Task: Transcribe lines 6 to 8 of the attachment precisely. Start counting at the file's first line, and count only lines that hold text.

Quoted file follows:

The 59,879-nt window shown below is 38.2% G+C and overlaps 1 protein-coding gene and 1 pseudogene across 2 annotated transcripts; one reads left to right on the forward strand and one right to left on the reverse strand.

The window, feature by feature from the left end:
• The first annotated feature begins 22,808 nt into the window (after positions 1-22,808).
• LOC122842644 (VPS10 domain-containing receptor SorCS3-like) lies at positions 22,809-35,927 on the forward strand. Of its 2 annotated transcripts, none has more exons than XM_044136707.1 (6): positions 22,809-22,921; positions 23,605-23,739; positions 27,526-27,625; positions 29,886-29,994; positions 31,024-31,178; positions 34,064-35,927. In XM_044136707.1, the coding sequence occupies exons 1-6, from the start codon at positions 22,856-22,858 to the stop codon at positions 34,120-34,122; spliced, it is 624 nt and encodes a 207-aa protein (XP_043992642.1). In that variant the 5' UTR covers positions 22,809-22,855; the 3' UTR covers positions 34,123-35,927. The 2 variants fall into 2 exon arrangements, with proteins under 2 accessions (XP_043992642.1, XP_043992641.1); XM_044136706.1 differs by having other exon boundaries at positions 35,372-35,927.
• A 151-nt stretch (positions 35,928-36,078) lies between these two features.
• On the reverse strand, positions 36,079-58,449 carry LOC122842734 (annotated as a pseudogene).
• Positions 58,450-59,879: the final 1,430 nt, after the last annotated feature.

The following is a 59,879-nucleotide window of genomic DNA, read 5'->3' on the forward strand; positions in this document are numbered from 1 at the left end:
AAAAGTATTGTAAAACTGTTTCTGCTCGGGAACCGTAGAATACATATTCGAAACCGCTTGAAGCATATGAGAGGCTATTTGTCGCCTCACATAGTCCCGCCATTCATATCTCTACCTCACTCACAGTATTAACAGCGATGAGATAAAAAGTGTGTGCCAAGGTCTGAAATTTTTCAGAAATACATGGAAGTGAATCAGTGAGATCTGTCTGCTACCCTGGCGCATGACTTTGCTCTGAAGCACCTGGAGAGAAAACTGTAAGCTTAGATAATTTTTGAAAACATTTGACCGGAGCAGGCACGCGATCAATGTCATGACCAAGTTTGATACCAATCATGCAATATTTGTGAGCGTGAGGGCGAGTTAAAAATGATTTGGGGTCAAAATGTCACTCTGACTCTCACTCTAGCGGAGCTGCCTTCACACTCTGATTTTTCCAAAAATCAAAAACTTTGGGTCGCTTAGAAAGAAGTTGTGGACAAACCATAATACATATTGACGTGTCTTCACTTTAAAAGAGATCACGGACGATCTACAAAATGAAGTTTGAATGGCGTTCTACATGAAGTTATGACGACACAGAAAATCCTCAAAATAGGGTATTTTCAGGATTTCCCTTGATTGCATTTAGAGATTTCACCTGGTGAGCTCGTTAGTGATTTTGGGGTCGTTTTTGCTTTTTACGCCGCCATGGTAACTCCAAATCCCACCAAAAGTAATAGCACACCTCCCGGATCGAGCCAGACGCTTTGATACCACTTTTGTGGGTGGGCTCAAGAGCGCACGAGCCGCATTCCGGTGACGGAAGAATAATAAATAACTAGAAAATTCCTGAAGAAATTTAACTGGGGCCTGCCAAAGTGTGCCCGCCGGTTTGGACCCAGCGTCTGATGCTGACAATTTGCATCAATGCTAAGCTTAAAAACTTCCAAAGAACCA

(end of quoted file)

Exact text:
• On the reverse strand, positions 36,079-58,449 carry LOC122842734 (annotated as a pseudogene).
• Positions 58,450-59,879: the final 1,430 nt, after the last annotated feature.

The following is a 59,879-nucleotide window of genomic DNA, read 5'->3' on the forward strand; positions in this document are numbered from 1 at the left end: